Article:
Hisham Nazer

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Hisham Nazer
Ambassador to Egypt
In office
2005–2011
Prime Minister King Abdullah
Succeeded by Ahmed bin Abdulaziz Kattan
Minister of Petroleum and Mineral Resources
In office
24 December 1986 – August 1995
Prime Minister King Fahd
Preceded by Ahmed Zaki Yamani
Succeeded by Ali Naimi
Minister of Planning
In office
1975 – ?
Prime Minister King Khalid
King Fahd
Personal details
Born 1932 (age 81–82)
Jeddah
Nationality Saudi Arabian
Alma mater University of California
Religion Islam

Hisham Mohieddin Nazer (born 1932) is Saudi Arabia's former oil minister and former and first Saudi board chairman of ARAMCO, which was later called Saudi Aramco. He was one of the significant people in developing the domestic policy of Saudi Arabia.[1] He also served as Saudi ambassador to Egypt from 2005 to 2011.

Early life and education[edit]

Nazer was born in Jeddah in 1932.[2][3] He hails from leading family based in Jeddah.[3] He attended Victoria College in Alexandria, Egypt.[4] He holds a bachelor of arts degree in international relations and a master of arts degree in political science, both taken from the University of California at Los Angeles (UCLA).[2][3][5][6] He completed his master study at the UCLA in 1958.[7]

Career[edit]

Nazer began his career at the ministry of petroleum.[8] He was among "the promising young technocrats" under Abdullah Al Tariki, the first Saudi oil minister.[3] More specifically, Tariki made him assistant director general of the petroleum and minerals directorate in 1958. Nazer was sent to Venezuela in 1960 to be informed about international oil matters.[3] In addition, Nazer represented Saudi Arabia at OPEC's founding meetings in 1961.[6] Then, he served as deputy of then oil minister Ahmed Zaki Yamani until 1968.[8]

Next, Nazer was appointed head of the central planning authority.[8] His first ministerial post was the minister of planning which he began to hold in 1975 after the central planning authority was reorganized as an independent ministry.[9] Therefore, he actively dealt with the Saudi Arabia’s first five development plans,[9] and contributed to the formation of the concept for Saudi Arabia’s two major industrial cities, Jubail and Yanbu.[10] In addition, Nazer guided the construction and management of these facilities.[10] Then, he became the head of the royal commission for Jubail.[11]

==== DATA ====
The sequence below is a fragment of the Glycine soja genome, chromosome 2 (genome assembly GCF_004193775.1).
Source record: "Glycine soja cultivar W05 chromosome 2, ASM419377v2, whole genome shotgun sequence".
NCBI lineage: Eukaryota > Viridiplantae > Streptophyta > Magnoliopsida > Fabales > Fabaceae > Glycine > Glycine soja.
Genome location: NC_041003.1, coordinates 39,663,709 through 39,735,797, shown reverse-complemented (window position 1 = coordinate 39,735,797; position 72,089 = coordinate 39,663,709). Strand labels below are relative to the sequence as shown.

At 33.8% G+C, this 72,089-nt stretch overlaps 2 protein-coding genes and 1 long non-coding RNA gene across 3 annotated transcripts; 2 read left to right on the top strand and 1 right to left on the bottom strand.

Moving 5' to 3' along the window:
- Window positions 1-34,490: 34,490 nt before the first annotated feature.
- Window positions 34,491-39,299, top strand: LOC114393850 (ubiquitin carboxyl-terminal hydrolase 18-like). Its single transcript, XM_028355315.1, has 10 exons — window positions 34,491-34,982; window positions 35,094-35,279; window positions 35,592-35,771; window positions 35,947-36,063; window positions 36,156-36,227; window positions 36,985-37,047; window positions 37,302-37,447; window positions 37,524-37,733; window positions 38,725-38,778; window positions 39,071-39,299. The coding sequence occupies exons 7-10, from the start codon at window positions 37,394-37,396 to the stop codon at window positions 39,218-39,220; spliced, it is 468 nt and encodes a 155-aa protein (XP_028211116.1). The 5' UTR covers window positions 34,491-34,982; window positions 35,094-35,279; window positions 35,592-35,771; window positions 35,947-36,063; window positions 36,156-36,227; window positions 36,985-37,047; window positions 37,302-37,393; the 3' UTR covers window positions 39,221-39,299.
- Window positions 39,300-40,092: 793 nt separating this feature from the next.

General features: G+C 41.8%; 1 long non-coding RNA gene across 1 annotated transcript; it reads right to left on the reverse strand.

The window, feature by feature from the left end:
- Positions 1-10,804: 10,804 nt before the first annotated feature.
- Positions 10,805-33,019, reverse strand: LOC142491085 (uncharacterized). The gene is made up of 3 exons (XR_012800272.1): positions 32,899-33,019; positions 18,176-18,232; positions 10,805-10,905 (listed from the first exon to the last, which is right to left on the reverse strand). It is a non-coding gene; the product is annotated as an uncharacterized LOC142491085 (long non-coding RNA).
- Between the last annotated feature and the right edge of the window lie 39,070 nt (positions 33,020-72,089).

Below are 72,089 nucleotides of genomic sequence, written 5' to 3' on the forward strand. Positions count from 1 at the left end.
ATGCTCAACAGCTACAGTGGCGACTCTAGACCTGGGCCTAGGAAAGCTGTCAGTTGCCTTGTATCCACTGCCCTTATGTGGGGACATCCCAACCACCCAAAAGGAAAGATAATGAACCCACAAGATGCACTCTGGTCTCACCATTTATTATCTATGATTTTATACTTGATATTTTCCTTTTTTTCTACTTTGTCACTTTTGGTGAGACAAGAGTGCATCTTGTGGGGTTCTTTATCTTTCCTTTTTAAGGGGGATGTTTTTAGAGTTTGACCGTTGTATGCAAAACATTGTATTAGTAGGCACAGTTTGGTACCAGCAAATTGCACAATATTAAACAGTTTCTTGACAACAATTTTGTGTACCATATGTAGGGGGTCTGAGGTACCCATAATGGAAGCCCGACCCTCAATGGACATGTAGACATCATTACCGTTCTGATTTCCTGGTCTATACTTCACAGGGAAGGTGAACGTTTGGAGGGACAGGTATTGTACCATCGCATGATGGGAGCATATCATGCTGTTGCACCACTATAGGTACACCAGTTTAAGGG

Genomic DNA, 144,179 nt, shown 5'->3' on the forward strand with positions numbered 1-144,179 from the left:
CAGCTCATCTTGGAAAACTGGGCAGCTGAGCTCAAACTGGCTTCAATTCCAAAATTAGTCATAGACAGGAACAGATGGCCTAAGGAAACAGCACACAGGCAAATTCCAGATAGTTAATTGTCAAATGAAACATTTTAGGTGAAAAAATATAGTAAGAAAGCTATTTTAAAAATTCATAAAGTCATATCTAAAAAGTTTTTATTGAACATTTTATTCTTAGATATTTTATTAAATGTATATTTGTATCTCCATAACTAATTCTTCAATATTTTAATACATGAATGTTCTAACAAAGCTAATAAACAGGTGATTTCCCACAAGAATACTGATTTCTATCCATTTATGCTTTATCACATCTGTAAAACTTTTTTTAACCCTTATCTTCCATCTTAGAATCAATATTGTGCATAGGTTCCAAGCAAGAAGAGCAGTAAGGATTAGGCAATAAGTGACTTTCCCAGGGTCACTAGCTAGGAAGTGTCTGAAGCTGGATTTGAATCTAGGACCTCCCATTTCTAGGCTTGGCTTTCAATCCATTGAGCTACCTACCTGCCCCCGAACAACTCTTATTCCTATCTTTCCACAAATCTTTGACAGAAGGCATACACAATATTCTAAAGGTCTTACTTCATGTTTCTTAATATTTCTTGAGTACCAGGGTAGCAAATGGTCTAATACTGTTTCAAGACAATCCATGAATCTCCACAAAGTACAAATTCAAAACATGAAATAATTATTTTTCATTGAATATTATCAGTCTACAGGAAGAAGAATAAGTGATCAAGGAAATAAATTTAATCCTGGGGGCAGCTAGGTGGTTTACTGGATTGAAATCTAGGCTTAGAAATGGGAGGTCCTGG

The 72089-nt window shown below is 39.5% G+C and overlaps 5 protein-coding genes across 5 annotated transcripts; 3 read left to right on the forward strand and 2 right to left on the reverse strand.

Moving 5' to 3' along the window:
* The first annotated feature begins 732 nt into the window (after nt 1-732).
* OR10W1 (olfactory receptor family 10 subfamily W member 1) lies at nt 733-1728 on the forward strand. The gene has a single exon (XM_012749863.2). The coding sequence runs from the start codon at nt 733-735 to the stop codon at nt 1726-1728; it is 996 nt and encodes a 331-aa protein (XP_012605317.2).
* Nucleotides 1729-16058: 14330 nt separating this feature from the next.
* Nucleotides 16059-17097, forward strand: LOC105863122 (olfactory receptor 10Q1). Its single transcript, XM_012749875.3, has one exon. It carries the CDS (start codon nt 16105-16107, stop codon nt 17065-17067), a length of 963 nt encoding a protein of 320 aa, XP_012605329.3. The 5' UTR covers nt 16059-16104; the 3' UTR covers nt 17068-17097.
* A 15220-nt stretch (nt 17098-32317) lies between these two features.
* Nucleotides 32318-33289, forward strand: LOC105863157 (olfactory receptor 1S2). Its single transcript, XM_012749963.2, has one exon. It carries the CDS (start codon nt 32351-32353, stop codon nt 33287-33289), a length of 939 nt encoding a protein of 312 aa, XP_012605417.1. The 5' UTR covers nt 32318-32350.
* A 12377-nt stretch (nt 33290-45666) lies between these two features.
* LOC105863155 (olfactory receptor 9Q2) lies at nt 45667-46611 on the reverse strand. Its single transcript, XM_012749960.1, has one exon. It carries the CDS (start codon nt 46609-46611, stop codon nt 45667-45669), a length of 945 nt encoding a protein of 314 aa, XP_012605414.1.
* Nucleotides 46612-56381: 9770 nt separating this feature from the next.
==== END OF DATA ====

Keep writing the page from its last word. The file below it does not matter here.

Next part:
He was appointed acting minister of petroleum and mineral resources by King Fahd on 30 October 1986[12] and replaced Ahmed Zaki Yamani.[2][9][13] He became the third oil minister of Saudi Arabia after Abdullah Al Tariki and Zaki Yamani on 24 December 1986.[14] Nazer's appointment was considered to be a shift in Saudi Arabia's policy in oil prices and production.[15][16] Nazer continued to hold the portfolio of planning minister. His term as oil minister lasted until August 1995, and he was replaced by Ali Naimi.[17][18]

Nazer was also appointed the board chairman of the Aramco, replacing John J. Kelberer, in April 1988.[19][20] Nazer was the first Saudi board chairman of the company.[13][21][22] Following his appointment, he began to rationalize the company's operations and to nationalize it due to its low profitability for Saudi Arabia.[23] Because the company was an American-registered entity.[23] Thus, the company was nationalized, leading to its transformation as a pure Saudi entity which was renamed the Saudi Arabian Oil Company or more commonly Saudi Aramco on 8 November 1988.[21][23]

In 2005, Nazer was named as Saudi ambassador to Egypt by King Abdullah.[9][24] He was relieved of his duties by King Abdullah in March 2011 due to a controversy about remarks exchanged between him and a frustrated Saudi woman stranded in the Cairo Airport during the Egyptian uprise in February 2011.[25] Ahmed bin Abdulaziz Kattan replaced him as ambassador.[24][26]